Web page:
Reno's Division was also engaged in the action of Saturday, the 30th, the brigade being posted in support of batteries and often moved during the day. Toward evening it was ordered into a dense wood, where it relieved the Second Brigade, which had lost heavily.
But darkness put an end to the strife before shots were exchanged with the foe. The division retired from the field between nine and ten o'clock at night, and on the following day held an advanced position in front of Centreville. It was now the intention of General Lee to force his army between our position at Centreville and the fortifications around Washington. Reno's command was moved to prevent him from accomplishing his purpose, and a sharp engagement ensued at Chantilly. The Forty-eighth formed the right of the brigade, which occupied the right of the entire line. It was exposed to heavy fire during the engagement, but escaped with a loss of two slightly wounded. The contest ended amidst rain and darkness-a victory to the Union arms, inasmuch as the enemy's plans were entirely frustrated.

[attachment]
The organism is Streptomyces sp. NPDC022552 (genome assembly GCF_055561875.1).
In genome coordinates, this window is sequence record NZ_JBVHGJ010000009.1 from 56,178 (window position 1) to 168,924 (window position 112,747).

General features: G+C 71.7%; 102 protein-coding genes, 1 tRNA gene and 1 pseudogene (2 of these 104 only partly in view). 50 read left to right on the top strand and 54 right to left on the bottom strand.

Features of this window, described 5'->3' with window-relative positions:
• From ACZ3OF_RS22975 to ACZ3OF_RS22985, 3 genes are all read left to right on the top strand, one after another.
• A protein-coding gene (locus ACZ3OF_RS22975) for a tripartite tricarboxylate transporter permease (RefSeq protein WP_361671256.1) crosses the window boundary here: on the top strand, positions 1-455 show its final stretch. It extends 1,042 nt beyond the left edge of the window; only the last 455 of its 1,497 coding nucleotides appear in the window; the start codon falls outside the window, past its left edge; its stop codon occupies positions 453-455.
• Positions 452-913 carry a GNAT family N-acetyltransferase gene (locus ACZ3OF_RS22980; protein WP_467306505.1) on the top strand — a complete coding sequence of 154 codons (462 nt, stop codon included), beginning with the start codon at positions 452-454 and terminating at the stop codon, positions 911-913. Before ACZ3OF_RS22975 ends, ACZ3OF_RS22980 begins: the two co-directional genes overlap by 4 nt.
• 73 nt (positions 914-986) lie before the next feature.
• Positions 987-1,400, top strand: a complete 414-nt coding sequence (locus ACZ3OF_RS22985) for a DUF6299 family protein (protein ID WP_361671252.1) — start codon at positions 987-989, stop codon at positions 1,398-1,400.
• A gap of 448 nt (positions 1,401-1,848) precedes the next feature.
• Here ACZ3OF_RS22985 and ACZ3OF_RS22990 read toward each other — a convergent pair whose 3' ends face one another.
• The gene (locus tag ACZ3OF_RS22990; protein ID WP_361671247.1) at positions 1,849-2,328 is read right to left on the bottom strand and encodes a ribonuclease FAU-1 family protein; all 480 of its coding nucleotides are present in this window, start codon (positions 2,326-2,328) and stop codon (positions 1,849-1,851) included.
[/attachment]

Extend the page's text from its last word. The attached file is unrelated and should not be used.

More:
Thwarted in his purpose to destroy the army of Pope and capture the National Capital, the enemy crossed the Potomac at three different points, near Point of Rocks, invaded Maryland and threatened Pennsylvania. Remaining on the battlefield until three A.M. of the 2nd, the division moved through Fairfax to Alexandria, where it arrived at six P.M., nearly exhausted by excessive marching and fatigue. Starting immediately upon the Maryland campaign, it marched rapidly through Washington, Leesboro', Brookville, Haymarket, Kemptown and Frederick City, and reached Middletown on the 13th. On the following day the Forty-eighth occupied the right of the First Brigade on that part of South Mountain known as Fox's Pass. It was posted in the rear of a rail fence, where it did good execution, exhausting its full supply of ammunition, and strewing the ground in its front with rebel slain. Its loss was eleven wounded and one missing. On the 15th it moved westward over the battleground, following up the retreating enemy, and on the 17th participated in the battle of Antietam. Early in the day it was engaged at Burnside's Bridge, over Antietam Creek, and during the balance of the engagement on the bluffs immediately beyond the bridge and around Sharpsburg. The Second Brigade had charged and carried the bridge at one P.M., when the First was thrown forward to the top of the bluff, the Forty-eighth in advance, as skirmishers. The artillery fire concentrated on these troops was terrific, and soon the infantry became hotly engaged. The ammunition of the Second Brigade being exhausted, the First relieved it, the Forty-eighth occupying the ground held by the Fifty-first Pennsylvania, which, by direction of its brave commander, Colonel Hartranft, remained immediately in rear with fixed bayonets, determined to resist all attempts of the enemy to gain possession of the hill. It was the only support of the Forty-eighth, and of the brigade, and with a tenacity rarely paralleled did these two Pennsylvania regiments hold the ground under a withering fire of infantry and artillery until re-enforcement's came to their relief. The aggregate loss of the regiment was sixty; eight killed, fifty-one wounded and one missing. Colonel Nagle received his commission as Brigadier General of Volunteers on the battlefield of Antietam, from the hands of General Cox. Lieutenant Colonel Sigfried was promoted to Colonel, Captain Henry Pleasants, Lieutenant Colonel, and Captain James Wren, Major.